And in the more illiquid side of his portfolio, he finds opportunities because of the volatility in liquid markets.

“Because large companies that would normally go into liquid markets to fund themselves will instead partner with us, who can write a $1 billion cheque to one company and ‘de-risk’ their funding. Volatility creates those sorts of opportunities on the illiquid side.”

And as risk ratchets up, some lenders that have over-reached in their borrowing provide an additional opportunity. Paraphrasing the famous Warren Buffett line, “When the tide goes out, we see who’s wearing shorts. When that happens, we’re able to provide rescue capital,” says Benveniste.

What does all this mean for your fixed-income portfolio?

The diversification benefits of fixed income, whose correlation with equity markets at various times in the last decade-plus have raised eyebrows (when it was historically uncorrelated), are alive and well, says Kapstream’s Dan Siluk.

“It’s all in how you structure your portfolio to produce the correlation opportunities,” he says. In the case of Kapstream, their global approach, which opens up a huge universe of investable credit assets, is part of its competitive edge.

Liquidity – or rather, the premium you pay for the privilege of having faster access to money you invest in shorter duration bonds versus longer – was also discussed.

Defining it, CIPAM’s Rodriguez says the illiquidity premium is the extra yield you get in excess of what you would receive in more liquid markets.

“When you invest in public market debt, someone else has already originated that loan – a bank has written the loan, a credit rating agency has issued a rating,” he says.

“But as a loan originator in private lending, we’re manufacturing the deal and we earn an upfront fee, which we pass on entirely to our clients as part of that added return."
“And it’s a much less competitive market, at least in Australia. Compared to public markets, it’s the lowest common denominator. We often do bilateral deals, often only in competition with one other lender, which is why that additional return is available,” Rodriguez says.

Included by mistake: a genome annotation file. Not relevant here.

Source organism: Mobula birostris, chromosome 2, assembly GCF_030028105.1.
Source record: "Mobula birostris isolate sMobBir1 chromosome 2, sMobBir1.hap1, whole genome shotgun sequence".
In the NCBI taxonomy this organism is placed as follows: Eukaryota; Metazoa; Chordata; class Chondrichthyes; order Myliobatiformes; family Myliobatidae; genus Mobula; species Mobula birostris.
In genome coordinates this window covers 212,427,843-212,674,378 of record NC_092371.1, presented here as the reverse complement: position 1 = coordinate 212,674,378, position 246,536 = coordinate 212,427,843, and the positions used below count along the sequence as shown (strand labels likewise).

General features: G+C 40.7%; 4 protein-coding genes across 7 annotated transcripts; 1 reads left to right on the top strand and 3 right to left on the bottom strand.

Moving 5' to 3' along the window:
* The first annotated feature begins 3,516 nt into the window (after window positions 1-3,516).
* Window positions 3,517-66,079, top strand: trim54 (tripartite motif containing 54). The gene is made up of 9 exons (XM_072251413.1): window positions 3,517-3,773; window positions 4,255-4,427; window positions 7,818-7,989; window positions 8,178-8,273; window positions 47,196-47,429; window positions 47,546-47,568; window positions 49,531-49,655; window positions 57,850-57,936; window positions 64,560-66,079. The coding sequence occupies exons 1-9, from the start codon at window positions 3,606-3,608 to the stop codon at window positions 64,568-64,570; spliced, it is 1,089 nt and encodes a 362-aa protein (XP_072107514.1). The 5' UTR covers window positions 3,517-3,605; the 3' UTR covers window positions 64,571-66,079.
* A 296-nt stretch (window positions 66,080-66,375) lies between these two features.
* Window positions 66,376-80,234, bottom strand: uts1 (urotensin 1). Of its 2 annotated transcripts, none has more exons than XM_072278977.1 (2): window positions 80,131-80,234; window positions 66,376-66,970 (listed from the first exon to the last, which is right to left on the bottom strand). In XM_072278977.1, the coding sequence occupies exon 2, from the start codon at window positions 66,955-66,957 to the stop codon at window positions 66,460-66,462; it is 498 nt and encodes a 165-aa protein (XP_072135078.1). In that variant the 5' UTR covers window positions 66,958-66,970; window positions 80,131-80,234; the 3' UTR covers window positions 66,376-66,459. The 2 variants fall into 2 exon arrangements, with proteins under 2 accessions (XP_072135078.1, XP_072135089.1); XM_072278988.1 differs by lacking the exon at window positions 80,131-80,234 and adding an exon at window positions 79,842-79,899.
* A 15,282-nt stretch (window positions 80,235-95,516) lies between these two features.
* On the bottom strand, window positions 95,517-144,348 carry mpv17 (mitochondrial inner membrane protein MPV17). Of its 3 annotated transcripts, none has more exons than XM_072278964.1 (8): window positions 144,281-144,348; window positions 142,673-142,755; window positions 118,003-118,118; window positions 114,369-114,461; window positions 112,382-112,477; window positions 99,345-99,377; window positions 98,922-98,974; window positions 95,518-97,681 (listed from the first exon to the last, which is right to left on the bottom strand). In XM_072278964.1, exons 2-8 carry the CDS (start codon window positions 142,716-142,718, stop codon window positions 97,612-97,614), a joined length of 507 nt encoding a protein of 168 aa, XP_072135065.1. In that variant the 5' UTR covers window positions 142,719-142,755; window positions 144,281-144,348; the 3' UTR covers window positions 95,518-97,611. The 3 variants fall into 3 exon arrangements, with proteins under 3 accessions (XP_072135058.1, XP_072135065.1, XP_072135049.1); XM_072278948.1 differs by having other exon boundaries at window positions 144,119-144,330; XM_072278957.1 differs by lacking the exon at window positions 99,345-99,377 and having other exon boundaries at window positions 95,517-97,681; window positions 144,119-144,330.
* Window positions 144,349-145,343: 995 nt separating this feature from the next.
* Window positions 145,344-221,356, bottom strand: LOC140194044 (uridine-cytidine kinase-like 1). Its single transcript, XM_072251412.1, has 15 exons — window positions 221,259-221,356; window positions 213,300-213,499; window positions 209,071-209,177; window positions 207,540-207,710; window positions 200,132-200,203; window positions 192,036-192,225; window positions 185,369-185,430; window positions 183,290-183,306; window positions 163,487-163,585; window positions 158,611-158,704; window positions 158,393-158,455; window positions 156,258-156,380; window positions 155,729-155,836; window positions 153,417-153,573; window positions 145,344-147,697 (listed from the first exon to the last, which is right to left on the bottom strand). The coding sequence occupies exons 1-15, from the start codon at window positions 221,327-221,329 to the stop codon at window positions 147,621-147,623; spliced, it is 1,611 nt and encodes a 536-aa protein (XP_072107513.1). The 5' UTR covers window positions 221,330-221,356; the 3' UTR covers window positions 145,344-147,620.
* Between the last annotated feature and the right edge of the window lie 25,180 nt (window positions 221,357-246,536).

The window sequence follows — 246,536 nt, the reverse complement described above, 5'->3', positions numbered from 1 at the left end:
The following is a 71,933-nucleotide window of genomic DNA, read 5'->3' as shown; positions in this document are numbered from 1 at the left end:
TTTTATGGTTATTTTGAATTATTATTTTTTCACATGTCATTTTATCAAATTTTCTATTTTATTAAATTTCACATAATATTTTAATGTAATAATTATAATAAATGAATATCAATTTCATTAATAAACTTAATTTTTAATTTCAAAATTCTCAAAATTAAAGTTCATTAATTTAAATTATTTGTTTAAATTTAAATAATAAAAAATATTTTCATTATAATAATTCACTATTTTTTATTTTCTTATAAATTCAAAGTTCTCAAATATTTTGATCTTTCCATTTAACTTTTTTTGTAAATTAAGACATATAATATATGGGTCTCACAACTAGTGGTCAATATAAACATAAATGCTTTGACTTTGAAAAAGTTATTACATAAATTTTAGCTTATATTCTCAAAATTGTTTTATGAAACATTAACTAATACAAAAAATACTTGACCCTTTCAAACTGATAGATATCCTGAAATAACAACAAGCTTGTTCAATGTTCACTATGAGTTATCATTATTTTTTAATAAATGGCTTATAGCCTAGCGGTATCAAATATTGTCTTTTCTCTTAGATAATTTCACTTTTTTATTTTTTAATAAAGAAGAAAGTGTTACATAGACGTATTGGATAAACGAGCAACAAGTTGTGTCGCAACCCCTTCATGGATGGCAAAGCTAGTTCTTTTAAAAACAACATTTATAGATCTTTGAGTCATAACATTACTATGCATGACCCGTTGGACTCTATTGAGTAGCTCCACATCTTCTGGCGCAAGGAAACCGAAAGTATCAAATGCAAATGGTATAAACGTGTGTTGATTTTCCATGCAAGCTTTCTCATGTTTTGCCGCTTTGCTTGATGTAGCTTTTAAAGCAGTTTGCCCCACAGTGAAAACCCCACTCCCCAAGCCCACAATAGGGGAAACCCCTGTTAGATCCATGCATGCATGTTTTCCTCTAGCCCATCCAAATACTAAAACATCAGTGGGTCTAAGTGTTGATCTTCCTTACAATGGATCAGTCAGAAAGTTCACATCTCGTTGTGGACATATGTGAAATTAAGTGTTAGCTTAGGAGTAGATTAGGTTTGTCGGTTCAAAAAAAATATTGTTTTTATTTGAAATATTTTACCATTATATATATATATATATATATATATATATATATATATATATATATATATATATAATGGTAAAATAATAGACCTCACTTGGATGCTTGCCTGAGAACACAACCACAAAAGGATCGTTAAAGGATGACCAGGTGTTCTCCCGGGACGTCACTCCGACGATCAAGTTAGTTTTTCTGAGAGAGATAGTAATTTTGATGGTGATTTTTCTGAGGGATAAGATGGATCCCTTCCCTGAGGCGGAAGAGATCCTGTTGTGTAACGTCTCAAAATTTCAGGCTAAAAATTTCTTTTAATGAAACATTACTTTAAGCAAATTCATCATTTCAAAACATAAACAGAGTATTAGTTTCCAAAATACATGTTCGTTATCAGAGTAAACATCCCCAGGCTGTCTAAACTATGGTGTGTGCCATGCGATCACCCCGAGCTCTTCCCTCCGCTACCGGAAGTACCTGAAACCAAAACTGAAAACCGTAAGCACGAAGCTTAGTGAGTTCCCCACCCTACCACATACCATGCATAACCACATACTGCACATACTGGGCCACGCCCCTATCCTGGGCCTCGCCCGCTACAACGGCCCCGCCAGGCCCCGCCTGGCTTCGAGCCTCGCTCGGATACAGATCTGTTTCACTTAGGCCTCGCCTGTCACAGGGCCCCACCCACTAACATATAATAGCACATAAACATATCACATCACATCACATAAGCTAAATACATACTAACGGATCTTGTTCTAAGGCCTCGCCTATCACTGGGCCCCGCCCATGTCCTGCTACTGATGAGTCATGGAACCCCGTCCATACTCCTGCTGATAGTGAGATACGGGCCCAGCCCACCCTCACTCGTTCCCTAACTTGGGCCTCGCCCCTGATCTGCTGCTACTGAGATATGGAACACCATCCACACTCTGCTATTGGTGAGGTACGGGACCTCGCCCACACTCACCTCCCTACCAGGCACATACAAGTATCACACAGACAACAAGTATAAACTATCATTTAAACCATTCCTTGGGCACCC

Another of his key points related to the importance, in terms of portfolio construction, of ensuring you don’t only invest in fixed income from your cash book. “You also need to take from the growth side of your portfolio too,” he says.

What yields should investors expect in the years ahead?

Ares’s Benveniste says his liquid fund, the credit income fund, currently throws off yields of around 5% and current income of a little over 4%. And on average, credit duration is around three years.

“We feel pretty comfortable…but it won’t be the same as last year when we had almost no volatility. There’s a lot more fear of insolvency ahead with credit spreads potentially widening further. But if we can avoid defaults, the income generation will be there.”

"The future looks bright"

Kapstream's Daniel Siluk refers to the objectives of his fund, which will maintain its stated aim to achieve a return in excess of inflation over the medium term.

“We don’t know what’s ahead for interest rates or with credit spread volatility, but there is an agreement to keep duration risk low, that’s what we’ve done," he says.

“And as rates have risen, we’ve protected client portfolios, without suffering those capital losses, which is really important. The future looks bright given this structure.”

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Glenn Freeman
Content Editor
Livewire Markets

Glenn Freeman is a content editor at Livewire Markets. He has around 10 years’ experience in financial services writing and editing, most recently with Morningstar Australia. Glenn’s journalistic experience also spans broader areas of business...